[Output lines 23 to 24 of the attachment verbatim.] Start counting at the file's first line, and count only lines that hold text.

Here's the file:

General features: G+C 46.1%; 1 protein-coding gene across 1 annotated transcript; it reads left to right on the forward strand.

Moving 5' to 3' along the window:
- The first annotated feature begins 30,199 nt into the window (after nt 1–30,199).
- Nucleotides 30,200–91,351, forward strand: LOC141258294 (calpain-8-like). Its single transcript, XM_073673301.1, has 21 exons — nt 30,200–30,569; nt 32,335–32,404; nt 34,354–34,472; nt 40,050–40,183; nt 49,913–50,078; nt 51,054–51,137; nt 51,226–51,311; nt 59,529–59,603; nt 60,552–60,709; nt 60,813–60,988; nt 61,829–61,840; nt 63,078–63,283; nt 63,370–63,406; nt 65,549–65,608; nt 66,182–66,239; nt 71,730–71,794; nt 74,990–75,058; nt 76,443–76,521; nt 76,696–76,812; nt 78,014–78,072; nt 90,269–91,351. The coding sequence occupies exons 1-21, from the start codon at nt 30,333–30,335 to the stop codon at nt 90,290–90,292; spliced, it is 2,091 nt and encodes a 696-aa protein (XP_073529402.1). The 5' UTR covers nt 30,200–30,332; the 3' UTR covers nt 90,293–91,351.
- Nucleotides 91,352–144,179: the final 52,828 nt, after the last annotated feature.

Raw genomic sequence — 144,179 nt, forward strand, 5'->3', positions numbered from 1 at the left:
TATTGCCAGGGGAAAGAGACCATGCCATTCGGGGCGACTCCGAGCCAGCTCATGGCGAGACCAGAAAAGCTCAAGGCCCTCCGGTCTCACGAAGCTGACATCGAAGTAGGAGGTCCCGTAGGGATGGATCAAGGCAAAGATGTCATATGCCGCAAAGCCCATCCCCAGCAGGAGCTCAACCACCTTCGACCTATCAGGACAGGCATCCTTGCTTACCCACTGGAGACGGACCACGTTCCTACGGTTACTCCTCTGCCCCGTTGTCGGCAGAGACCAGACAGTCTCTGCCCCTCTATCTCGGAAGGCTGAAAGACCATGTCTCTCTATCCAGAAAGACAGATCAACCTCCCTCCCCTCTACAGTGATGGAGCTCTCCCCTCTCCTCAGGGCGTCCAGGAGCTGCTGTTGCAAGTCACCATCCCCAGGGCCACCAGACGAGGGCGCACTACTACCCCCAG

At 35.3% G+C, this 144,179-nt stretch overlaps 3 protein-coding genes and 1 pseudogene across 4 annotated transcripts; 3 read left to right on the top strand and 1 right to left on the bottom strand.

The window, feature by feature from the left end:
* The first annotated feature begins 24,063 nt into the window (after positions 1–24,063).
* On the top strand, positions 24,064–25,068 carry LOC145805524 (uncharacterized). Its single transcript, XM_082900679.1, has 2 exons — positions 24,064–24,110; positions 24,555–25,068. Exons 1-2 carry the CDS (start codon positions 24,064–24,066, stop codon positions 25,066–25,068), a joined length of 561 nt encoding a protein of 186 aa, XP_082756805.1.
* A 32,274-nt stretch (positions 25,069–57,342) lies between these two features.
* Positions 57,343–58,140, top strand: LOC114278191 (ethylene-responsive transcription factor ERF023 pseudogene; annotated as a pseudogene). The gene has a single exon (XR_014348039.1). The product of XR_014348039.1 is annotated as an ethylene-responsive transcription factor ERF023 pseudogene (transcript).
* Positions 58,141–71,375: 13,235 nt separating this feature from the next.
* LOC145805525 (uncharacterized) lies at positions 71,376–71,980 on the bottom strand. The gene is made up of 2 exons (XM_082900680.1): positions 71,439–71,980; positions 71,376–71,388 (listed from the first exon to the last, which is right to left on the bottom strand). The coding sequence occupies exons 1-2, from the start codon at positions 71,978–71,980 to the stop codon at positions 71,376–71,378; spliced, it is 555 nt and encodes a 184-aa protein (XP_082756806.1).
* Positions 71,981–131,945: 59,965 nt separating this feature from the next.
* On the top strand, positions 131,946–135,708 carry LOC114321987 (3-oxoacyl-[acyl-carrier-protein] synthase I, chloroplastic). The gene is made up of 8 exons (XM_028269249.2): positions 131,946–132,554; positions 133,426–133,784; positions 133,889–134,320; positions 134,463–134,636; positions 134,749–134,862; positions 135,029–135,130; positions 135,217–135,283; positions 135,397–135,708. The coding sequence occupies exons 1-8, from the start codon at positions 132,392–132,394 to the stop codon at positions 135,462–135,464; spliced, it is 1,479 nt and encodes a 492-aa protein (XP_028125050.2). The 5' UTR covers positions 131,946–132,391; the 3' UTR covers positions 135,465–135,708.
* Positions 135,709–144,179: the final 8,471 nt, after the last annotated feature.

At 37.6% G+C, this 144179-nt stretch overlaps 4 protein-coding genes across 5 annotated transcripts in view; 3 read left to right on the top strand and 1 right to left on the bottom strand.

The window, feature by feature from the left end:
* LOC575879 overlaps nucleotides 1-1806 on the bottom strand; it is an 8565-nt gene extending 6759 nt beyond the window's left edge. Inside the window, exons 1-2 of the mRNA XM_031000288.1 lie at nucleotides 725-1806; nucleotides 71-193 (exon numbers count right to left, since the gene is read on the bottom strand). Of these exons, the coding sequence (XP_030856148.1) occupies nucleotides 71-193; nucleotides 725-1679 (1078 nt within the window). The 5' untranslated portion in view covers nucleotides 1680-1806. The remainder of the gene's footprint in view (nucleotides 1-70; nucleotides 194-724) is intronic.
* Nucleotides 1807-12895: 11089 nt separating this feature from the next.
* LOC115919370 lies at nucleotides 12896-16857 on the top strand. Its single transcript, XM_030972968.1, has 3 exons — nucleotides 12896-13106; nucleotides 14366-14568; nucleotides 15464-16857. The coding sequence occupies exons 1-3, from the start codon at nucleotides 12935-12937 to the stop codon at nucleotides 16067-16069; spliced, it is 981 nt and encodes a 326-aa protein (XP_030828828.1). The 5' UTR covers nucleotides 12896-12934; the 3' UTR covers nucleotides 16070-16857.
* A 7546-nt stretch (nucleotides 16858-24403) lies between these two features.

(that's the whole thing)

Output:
* LOC115919370 lies at nucleotides 12896-16857 on the top strand. Its single transcript, XM_030972968.1, has 3 exons — nucleotides 12896-13106; nucleotides 14366-14568; nucleotides 15464-16857. The coding sequence occupies exons 1-3, from the start codon at nucleotides 12935-12937 to the stop codon at nucleotides 16067-16069; spliced, it is 981 nt and encodes a 326-aa protein (XP_030828828.1). The 5' UTR covers nucleotides 12896-12934; the 3' UTR covers nucleotides 16070-16857.
* A 7546-nt stretch (nucleotides 16858-24403) lies between these two features.